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More pay for longer deployments

New allowance would reward sailors after 220 days afloat

Aug. 18, 2014 - 06:00AM   |  
The carrier George H.W. Bush conducts a vertical replenishment with the dry cargo and ammunition ship Robert E. Peary. Sailors in the Bush carrier strike group may be eligible for a new allowance when their deployment exceeds 220 days.
The carrier George H.W. Bush conducts a vertical replenishment with the dry cargo and ammunition ship Robert E. Peary. Sailors in the Bush carrier strike group may be eligible for a new allowance when their deployment exceeds 220 days. (MC3 Lorelei Vander Griend/Navy)
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About 7,000 sailors with the Bush carrier strike group and the Bataan ampibious ready group likely will be about $1,000 richer than expected when they get back from deployment this fall.

That’s because personnel officials are closing in on a new special pay — “Hardship Duty Pay – Tempo” — that would compensate sailors for increasingly arduous deployment schedules.

Under a proposal approved by senior Navy and Marine Corps leaders, and now being reviewed by the Office of the Secretary of Defense, sailors and Marines would be paid an extra $17 every day they are deployed beyond 220 days.

For the Bush, which is projected to be gone close to 9½ months, it would mean about $1,100 per sailor, or about $500 for every month past the 220-day mark. The plan would also affect sailors and Marines in the Bataan amphibious ready group, currently in the 5th Fleet AOR, which is also scheduled for a nine-month-plus deployment.

Navy leaders are fighting the clock, hoping to get the pay started by mid-September, when the Bush and Bataan hit the 220-day mark.

Chief of Naval Operations Adm. Jon Greenert briefed sailors on the program Aug. 6 during an all-hands call in Bangor, Washington, saying the pay is intended to compensate sailors for increasingly long deployments.

For most of the year, personnel officials have been wrangling with both the Marine Corps and the other services over how to pay sailors more without locking other services into another special pay at a time of increasingly constrained budgets.

In recent years, the fleet has been subjected to ever-longer deployments, due in part tothe budget sequestration and high demand for Navy forces. Sailors getting underway for a cruise these days can expect to be gone anywhere from 7.5 to 10 months, far outstripping the historic norm of six months.

“We’ve had a goal for a while now to get the recognition that these longer deployments [deserve]; we’re asking a lot of sailors and their families,” said Vice Adm. Bill Moran, chief of naval personnel. “The CNO and [Navy Secretary Ray Mabus] have been strong on trying to compensate sailors when we ask them to do these hardship deployments.”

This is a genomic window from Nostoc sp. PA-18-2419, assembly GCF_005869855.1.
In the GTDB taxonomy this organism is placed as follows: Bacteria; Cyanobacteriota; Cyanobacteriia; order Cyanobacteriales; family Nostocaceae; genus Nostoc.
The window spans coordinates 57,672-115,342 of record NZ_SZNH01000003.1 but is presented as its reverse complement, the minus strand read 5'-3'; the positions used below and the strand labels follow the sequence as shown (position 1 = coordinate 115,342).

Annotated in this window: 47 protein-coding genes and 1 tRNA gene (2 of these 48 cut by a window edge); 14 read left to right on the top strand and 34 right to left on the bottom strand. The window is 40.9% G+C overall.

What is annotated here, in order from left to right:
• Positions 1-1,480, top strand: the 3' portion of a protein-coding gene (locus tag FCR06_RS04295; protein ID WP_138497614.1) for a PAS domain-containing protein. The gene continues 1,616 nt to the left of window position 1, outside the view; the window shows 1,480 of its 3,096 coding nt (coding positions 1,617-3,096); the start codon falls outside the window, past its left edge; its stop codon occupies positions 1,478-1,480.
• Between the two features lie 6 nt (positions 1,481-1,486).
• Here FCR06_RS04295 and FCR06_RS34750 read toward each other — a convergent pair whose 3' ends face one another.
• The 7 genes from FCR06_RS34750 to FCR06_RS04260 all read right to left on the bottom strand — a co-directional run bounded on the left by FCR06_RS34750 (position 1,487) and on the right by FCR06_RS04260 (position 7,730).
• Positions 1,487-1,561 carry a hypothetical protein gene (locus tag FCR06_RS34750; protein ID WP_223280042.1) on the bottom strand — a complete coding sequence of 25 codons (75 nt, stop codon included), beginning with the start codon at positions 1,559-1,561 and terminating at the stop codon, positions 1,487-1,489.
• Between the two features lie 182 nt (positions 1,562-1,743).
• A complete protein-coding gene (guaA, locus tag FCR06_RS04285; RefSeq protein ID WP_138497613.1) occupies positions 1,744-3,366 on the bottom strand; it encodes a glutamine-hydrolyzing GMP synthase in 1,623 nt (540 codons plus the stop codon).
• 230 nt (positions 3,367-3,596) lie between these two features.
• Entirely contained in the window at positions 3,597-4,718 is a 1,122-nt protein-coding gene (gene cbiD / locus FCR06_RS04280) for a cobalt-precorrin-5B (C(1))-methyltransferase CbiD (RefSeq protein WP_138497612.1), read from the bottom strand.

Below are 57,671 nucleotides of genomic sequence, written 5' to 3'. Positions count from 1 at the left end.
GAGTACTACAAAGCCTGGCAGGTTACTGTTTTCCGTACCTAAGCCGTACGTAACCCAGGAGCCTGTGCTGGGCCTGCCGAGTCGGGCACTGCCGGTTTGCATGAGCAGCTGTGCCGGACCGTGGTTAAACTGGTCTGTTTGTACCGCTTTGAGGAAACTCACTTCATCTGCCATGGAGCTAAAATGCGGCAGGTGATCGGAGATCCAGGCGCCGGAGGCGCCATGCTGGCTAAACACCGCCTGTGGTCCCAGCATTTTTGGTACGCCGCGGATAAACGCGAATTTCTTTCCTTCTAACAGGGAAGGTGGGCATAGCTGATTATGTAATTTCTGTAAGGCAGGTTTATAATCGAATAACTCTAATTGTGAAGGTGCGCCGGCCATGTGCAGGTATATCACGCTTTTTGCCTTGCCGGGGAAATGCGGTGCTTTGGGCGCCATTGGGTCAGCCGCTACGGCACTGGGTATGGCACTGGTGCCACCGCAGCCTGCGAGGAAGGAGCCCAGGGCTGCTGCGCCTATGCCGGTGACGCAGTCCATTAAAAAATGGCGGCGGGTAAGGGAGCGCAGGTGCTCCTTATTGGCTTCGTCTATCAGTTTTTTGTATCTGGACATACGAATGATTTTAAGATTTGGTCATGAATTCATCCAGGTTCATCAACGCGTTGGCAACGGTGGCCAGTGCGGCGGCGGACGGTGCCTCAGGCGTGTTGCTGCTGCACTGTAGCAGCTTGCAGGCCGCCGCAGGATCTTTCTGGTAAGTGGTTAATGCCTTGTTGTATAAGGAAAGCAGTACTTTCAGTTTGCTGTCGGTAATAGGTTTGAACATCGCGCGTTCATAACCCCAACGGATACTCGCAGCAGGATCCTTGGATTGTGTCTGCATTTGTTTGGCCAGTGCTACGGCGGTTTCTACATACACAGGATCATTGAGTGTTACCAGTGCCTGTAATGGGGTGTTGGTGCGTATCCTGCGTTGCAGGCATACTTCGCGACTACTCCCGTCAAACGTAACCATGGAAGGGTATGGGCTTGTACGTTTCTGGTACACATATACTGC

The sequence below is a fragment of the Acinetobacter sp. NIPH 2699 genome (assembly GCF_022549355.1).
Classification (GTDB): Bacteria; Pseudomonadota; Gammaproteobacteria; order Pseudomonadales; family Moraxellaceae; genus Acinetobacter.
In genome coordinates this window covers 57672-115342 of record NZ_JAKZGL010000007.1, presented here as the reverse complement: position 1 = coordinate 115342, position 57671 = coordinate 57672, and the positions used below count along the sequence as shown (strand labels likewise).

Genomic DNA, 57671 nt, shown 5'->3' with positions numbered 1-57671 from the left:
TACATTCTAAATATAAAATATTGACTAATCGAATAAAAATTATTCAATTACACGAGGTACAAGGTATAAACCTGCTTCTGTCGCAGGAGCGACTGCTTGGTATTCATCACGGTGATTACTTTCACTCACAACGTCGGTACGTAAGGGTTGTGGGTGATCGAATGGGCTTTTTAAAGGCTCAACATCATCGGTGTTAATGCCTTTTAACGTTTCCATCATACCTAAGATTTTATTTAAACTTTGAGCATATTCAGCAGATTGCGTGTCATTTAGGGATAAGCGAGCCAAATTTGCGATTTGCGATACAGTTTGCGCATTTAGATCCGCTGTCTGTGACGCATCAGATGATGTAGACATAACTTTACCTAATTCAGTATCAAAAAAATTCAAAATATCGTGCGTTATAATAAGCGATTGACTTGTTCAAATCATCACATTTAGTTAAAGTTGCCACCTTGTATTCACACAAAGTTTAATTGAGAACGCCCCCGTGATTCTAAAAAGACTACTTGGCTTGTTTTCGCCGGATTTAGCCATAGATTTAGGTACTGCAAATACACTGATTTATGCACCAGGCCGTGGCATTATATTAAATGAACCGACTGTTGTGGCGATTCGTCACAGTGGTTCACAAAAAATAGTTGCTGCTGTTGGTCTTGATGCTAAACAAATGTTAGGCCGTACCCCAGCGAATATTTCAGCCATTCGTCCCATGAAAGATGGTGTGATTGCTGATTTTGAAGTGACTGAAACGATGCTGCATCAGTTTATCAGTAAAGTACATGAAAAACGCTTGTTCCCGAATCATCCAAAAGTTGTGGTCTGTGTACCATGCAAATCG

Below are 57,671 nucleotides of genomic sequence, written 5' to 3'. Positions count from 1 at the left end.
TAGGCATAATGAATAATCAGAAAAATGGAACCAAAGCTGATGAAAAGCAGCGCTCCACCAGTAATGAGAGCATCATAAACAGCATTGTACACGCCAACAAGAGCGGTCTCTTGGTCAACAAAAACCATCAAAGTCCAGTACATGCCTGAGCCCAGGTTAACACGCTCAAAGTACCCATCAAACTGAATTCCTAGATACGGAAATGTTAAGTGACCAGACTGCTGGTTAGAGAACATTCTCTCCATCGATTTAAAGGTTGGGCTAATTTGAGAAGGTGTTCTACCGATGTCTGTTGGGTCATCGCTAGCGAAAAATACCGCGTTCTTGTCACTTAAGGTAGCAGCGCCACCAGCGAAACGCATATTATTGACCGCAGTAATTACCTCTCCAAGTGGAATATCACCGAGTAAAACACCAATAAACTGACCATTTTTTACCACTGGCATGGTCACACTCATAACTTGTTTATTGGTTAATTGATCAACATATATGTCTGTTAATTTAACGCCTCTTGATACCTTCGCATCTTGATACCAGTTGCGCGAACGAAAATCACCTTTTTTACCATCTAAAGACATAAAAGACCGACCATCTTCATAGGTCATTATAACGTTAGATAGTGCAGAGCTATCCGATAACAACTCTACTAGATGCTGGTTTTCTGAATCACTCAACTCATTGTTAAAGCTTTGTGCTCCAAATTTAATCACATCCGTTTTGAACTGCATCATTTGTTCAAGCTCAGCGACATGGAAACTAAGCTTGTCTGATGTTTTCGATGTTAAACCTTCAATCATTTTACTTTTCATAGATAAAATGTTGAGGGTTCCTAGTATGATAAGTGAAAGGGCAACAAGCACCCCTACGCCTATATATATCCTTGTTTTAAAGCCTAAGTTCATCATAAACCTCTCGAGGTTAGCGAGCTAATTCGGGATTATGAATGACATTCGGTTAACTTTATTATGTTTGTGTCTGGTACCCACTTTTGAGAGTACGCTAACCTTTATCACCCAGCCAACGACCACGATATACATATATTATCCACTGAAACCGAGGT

The service is simply awaiting final approval before starting the pay, Moran said.

“It’s with [the Office of the Secretary of Defense] now and we’re hopeful that they’ll approve it before the end of the fiscal year,” he said. “That’s been our goal all along, to compensate the sailors in the Bush strike group and the Bataan group, and other sailors in other parts of the world, for greater than 220 days consecutively.”

The program is substantially different from a program floated by Greenert and Moran earlier this year that would have paid sailors $250 a month after 190 days. That program, known as High-Deployment Allowance, has a long and troubled history in the Pentagon and has met with resistance every time it has been raised.

“High-Deployment Allowance is suspended, and we don’t know when that’s going to be lifted,” Moran said. “So in the meantime, we went after this other authority to compensate for the continuous long deployments that the Navy has been doing.”

Signed into law 14 years ago, HDA allows the service secretaries to pay service members up to $1,000 for long deployments, defined as lasting more than 190 days.

It was intended to act as a kind of tax on the services for over-deploying units. The law also requires that service members deployed more than 400 days in two years receive the pay.

But after the Sept. 11, 2001, attacks, Defense Department officials suspended the allowance. No service member has seen a dime of it. The Army, in particular, has tried to kill HDA by lobbying to have it repealed in favor of a program called “warrior pay” for soldiers deployed more than 12 months.

Defense officials wanted to give the services more flexibility in defining what constituted a long deployment and how much to pay.